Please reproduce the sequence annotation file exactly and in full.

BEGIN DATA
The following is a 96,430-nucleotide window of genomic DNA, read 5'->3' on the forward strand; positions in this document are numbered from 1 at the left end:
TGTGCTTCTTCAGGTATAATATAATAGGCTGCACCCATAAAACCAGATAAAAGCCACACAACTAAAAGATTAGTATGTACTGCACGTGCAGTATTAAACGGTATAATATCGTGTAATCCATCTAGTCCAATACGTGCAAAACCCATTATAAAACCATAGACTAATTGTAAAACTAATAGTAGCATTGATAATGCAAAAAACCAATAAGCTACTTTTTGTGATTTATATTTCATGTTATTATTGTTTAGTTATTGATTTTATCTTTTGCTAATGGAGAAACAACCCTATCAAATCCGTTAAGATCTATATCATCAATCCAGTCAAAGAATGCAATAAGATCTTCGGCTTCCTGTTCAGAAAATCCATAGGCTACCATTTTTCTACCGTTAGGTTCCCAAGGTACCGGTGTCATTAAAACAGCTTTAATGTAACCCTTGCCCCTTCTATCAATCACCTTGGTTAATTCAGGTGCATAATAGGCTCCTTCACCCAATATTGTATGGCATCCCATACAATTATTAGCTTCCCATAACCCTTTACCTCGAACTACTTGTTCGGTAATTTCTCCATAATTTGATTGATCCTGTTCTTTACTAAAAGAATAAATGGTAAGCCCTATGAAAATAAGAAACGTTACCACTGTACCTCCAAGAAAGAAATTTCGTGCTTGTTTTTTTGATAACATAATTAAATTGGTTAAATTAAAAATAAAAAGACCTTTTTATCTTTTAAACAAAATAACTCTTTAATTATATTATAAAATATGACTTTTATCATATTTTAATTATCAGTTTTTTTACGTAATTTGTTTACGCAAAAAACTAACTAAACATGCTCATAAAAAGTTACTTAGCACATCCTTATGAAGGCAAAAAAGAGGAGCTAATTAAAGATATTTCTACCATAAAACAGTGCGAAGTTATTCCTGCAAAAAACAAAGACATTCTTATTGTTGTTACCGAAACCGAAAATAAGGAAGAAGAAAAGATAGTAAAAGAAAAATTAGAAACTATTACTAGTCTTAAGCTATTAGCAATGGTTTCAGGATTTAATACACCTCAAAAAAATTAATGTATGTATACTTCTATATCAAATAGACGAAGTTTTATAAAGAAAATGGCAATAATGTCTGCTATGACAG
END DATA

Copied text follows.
The following is a 96,430-nucleotide window of genomic DNA, read 5'->3' on the forward strand; positions in this document are numbered from 1 at the left end:
TGTGCTTCTTCAGGTATAATATAATAGGCTGCACCCATAAAACCAGATAAAAGCCACACAACTAAAAGATTAGTATGTACTGCACGTGCAGTATTAAACGGTATAATATCGTGTAATCCATCTAGTCCAATACGTGCAAAACCCATTATAAAACCATAGACTAATTGTAAAACTAATAGTAGCATTGATAATGCAAAAAACCAATAAGCTACTTTTTGTGATTTATATTTCATGTTATTATTGTTTAGTTATTGATTTTATCTTTTGCTAATGGAGAAACAACCCTATCAAATCCGTTAAGATCTATATCATCAATCCAGTCAAAGAATGCAATAAGATCTTCGGCTTCCTGTTCAGAAAATCCATAGGCTACCATTTTTCTACCGTTAGGTTCCCAAGGTACCGGTGTCATTAAAACAGCTTTAATGTAACCCTTGCCCCTTCTATCAATCACCTTGGTTAATTCAGGTGCATAATAGGCTCCTTCACCCAATATTGTATGGCATCCCATACAATTATTAGCTTCCCATAACCCTTTACCTCGAACTACTTGTTCGGTAATTTCTCCATAATTTGATTGATCCTGTTCTTTACTAAAAGAATAAATGGTAAGCCCTATGAAAATAAGAAACGTTACCACTGTACCTCCAAGAAAGAAATTTCGTGCTTGTTTTTTTGATAACATAATTAAATTGGTTAAATTAAAAATAAAAAGACCTTTTTATCTTTTAAACAAAATAACTCTTTAATTATATTATAAAATATGACTTTTATCATATTTTAATTATCAGTTTTTTTACGTAATTTGTTTACGCAAAAAACTAACTAAACATGCTCATAAAAAGTTACTTAGCACATCCTTATGAAGGCAAAAAAGAGGAGCTAATTAAAGATATTTCTACCATAAAACAGTGCGAAGTTATTCCTGCAAAAAACAAAGACATTCTTATTGTTGTTACCGAAACCGAAAATAAGGAAGAAGAAAAGATAGTAAAAGAAAAATTAGAAACTATTACTAGTCTTAAGCTATTAGCAATGGTTTCAGGATTTAATACACCTCAAAAAAATTAATGTATGTATACTTCTATATCAAATAGACGAAGTTTTATAAAGAAAATGGCAATAATGTCTGCTATGACAG